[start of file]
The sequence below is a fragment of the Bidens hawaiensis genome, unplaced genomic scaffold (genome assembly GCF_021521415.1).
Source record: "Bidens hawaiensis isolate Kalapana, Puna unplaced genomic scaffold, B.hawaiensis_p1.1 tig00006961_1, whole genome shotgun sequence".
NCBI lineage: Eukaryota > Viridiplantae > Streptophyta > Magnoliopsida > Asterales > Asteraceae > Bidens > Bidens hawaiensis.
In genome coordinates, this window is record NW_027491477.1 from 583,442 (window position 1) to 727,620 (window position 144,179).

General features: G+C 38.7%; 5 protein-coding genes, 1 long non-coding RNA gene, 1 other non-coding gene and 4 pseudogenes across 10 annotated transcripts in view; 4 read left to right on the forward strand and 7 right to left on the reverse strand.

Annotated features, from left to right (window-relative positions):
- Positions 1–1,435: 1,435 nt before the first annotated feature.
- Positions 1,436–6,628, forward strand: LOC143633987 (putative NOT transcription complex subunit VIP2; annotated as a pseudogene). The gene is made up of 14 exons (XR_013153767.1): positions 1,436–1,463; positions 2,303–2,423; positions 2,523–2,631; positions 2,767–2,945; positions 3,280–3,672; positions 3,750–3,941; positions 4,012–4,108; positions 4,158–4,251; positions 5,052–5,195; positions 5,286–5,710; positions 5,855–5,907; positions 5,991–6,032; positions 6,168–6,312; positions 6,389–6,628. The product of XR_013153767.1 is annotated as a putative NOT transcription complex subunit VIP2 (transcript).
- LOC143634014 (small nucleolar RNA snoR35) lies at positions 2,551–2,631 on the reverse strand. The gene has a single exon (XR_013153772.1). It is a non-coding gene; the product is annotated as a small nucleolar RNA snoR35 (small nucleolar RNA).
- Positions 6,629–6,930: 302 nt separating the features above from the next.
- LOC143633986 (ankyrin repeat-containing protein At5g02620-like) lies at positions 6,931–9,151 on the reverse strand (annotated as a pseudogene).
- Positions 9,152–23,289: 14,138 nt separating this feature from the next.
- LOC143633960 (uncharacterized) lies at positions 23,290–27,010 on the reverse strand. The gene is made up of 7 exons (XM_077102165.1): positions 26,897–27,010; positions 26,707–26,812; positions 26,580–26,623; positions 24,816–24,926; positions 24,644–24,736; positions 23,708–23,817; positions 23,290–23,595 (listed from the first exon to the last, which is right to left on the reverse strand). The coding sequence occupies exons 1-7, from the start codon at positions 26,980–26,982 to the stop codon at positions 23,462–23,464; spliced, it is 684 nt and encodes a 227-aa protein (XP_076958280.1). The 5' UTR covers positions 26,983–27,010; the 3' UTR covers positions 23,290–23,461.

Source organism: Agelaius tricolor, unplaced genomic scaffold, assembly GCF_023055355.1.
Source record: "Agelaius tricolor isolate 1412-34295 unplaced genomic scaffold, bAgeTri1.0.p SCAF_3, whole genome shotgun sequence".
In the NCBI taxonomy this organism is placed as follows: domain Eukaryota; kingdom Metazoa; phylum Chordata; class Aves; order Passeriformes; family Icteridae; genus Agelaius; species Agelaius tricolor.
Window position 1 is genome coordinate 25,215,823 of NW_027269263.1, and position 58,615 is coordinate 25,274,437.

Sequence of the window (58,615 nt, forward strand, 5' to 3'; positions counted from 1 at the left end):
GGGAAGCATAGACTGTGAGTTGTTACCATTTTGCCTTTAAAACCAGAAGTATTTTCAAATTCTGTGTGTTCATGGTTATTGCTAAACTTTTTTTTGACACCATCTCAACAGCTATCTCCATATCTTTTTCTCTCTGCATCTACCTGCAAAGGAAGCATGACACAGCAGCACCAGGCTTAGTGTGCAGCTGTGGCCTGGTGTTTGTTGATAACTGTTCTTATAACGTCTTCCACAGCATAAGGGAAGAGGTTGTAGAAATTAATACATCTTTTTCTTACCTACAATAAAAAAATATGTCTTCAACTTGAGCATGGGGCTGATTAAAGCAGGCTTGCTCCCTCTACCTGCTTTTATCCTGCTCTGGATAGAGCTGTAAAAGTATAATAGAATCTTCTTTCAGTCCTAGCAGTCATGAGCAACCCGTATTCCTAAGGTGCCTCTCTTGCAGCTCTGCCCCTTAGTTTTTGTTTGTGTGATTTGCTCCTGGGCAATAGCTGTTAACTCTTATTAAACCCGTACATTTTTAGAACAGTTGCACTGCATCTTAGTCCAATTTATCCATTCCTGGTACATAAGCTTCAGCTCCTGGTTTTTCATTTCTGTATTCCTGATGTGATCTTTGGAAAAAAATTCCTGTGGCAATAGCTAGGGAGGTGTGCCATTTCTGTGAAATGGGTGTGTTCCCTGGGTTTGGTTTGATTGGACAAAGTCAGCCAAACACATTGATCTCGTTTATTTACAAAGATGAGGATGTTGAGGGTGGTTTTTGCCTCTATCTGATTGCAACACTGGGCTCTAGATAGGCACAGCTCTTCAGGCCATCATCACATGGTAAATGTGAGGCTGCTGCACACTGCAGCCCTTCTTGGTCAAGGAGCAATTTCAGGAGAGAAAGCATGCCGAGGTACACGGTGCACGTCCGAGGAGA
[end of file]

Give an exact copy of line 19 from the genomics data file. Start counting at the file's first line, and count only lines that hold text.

GGGAAGCATAGACTGTGAGTTGTTACCATTTTGCCTTTAAAACCAGAAGTATTTTCAAATTCTGTGTGTTCATGGTTATTGCTAAACTTTTTTTTGACACCATCTCAACAGCTATCTCCATATCTTTTTCTCTCTGCATCTACCTGCAAAGGAAGCATGACACAGCAGCACCAGGCTTAGTGTGCAGCTGTGGCCTGGTGTTTGTTGATAACTGTTCTTATAACGTCTTCCACAGCATAAGGGAAGAGGTTGTAGAAATTAATACATCTTTTTCTTACCTACAATAAAAAAATATGTCTTCAACTTGAGCATGGGGCTGATTAAAGCAGGCTTGCTCCCTCTACCTGCTTTTATCCTGCTCTGGATAGAGCTGTAAAAGTATAATAGAATCTTCTTTCAGTCCTAGCAGTCATGAGCAACCCGTATTCCTAAGGTGCCTCTCTTGCAGCTCTGCCCCTTAGTTTTTGTTTGTGTGATTTGCTCCTGGGCAATAGCTGTTAACTCTTATTAAACCCGTACATTTTTAGAACAGTTGCACTGCATCTTAGTCCAATTTATCCATTCCTGGTACATAAGCTTCAGCTCCTGGTTTTTCATTTCTGTATTCCTGATGTGATCTTTGGAAAAAAATTCCTGTGGCAATAGCTAGGGAGGTGTGCCATTTCTGTGAAATGGGTGTGTTCCCTGGGTTTGGTTTGATTGGACAAAGTCAGCCAAACACATTGATCTCGTTTATTTACAAAGATGAGGATGTTGAGGGTGGTTTTTGCCTCTATCTGATTGCAACACTGGGCTCTAGATAGGCACAGCTCTTCAGGCCATCATCACATGGTAAATGTGAGGCTGCTGCACACTGCAGCCCTTCTTGGTCAAGGAGCAATTTCAGGAGAGAAAGCATGCCGAGGTACACGGTGCACGTCCGAGGAGA